Starting your art collecting path can be daunting. But it doesn’t need to be.
The first work I bumped into at the recent international art fair Sydney Contemporary was Transportation by Damien Hirst, price on application but understood by many to be offered at $900,000 – the kind of price that makes collecting art appear a hobby for Russian oligarchs. But I collect art and I am not rich. And most people I know, including very serious collectors, began their collections with $1,000 or less.
Gallerists and artists need collectors and we are actually expected to start small. Even the gallery noted as featuring the most expensive item at the Sydney Contemporary, Gow Langsford in Auckland, sells younger, emerging artists alongside scary brand-name labels such as Warhol and Picasso.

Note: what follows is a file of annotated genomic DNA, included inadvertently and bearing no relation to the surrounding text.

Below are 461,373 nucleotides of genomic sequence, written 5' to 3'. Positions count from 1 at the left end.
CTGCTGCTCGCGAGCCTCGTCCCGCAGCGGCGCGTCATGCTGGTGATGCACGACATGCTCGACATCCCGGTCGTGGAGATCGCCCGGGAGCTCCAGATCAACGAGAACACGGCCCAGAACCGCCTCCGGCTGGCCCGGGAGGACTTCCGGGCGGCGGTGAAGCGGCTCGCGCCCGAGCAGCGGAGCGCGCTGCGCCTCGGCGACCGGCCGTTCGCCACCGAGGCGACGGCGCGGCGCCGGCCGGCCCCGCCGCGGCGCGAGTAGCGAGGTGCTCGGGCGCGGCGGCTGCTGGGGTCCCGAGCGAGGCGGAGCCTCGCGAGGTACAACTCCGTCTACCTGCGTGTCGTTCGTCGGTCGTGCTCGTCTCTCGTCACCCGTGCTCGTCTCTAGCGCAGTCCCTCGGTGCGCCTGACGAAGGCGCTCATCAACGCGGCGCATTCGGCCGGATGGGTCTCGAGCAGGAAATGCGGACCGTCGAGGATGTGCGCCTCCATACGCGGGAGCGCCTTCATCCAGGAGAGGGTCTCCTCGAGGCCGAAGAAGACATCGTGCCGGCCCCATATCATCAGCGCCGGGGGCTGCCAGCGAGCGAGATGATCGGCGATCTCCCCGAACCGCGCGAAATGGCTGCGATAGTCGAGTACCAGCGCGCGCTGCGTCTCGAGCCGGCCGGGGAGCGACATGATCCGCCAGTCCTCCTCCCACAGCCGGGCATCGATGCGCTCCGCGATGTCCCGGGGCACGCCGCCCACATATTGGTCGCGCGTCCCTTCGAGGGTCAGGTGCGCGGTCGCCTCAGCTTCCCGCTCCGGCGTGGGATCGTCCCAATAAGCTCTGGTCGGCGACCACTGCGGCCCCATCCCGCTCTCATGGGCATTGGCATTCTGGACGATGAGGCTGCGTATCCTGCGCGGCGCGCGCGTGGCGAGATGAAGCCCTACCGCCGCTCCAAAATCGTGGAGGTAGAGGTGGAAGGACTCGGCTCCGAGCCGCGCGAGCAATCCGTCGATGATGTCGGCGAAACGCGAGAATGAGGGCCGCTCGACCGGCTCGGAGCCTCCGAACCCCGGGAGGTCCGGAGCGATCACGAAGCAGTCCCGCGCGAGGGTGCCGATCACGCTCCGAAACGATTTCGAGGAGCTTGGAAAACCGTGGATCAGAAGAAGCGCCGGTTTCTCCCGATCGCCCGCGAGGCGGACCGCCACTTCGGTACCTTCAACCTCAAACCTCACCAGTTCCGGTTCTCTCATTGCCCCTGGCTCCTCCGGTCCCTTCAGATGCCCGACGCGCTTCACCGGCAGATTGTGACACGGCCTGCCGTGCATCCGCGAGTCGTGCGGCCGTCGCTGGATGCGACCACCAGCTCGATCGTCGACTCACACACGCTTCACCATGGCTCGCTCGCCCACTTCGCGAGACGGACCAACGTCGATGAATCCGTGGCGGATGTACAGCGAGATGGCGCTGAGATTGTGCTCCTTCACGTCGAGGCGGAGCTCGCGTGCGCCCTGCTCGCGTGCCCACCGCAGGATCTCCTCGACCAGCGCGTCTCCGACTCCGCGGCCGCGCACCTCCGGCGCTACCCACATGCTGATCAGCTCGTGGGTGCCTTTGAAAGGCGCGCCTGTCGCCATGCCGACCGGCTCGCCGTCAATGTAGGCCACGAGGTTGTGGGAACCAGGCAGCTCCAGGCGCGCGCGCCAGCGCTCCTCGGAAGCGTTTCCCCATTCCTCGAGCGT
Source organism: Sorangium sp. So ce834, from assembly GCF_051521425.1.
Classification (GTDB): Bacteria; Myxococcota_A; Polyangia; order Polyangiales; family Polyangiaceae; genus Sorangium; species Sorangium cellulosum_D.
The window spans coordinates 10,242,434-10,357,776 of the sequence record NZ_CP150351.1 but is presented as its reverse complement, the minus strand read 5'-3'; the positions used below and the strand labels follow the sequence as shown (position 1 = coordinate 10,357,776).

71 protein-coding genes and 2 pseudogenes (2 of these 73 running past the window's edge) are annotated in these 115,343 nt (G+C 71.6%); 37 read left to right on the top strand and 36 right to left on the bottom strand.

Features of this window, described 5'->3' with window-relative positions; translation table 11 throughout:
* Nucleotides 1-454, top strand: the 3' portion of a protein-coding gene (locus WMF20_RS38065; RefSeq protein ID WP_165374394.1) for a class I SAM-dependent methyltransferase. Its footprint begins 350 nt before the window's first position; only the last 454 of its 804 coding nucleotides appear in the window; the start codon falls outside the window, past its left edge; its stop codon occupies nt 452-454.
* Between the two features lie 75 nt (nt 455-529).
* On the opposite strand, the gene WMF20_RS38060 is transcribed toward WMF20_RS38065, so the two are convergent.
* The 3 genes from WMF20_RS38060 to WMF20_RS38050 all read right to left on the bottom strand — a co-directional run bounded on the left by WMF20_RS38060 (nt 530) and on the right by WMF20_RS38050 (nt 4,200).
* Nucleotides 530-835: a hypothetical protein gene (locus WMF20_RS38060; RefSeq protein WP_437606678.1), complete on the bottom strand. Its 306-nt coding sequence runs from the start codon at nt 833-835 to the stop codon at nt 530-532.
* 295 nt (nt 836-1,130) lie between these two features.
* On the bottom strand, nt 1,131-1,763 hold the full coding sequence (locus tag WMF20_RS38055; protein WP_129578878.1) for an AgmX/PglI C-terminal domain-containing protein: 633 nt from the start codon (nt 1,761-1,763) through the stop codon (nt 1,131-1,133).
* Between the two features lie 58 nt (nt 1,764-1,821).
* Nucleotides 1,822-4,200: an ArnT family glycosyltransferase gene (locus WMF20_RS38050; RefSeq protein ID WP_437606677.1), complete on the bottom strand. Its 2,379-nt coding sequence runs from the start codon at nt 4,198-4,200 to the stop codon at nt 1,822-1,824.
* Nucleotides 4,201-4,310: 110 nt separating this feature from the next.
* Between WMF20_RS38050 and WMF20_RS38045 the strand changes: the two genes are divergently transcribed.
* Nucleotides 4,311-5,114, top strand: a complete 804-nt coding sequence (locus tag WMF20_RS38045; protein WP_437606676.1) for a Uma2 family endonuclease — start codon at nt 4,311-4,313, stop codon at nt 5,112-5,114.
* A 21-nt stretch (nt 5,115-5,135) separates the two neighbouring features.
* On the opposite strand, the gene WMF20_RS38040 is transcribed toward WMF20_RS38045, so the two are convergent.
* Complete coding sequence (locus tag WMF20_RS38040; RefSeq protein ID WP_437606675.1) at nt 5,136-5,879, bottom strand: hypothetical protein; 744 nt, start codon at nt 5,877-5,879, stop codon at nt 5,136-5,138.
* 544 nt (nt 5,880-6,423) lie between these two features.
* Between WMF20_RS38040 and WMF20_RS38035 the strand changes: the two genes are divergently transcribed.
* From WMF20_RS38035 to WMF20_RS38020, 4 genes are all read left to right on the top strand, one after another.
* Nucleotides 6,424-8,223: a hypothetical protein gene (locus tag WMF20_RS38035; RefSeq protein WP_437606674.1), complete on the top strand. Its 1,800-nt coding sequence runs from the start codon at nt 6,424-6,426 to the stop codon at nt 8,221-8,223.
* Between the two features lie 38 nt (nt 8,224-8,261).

Here are a couple art collecting tips to help you get going:
- Know your taste: It may seem simple. But it’s important that you know what you like. “What kind of art catches your eye and get your mind spinning? It’s the most important question a collector can ask, forming the basis of all great collections. Whether you like Pop art, portraitphotography, landscape painting, or works by Native American artists, focusing on specific kinds of art will help narrow your search and build better relationships with top dealers and artists,” according to Artspace.
- Know your space: The context of your collection is important. “Think about where and how you’ll be displaying your new treasures and how they’ll hang (or perhaps artfully clash?) with what’s already there. For those dedicating time to building their holdings (rather than just filling a wall or two), storage may be necessary—there are now plenty of companies that offer facilities as well as art moving and installation.”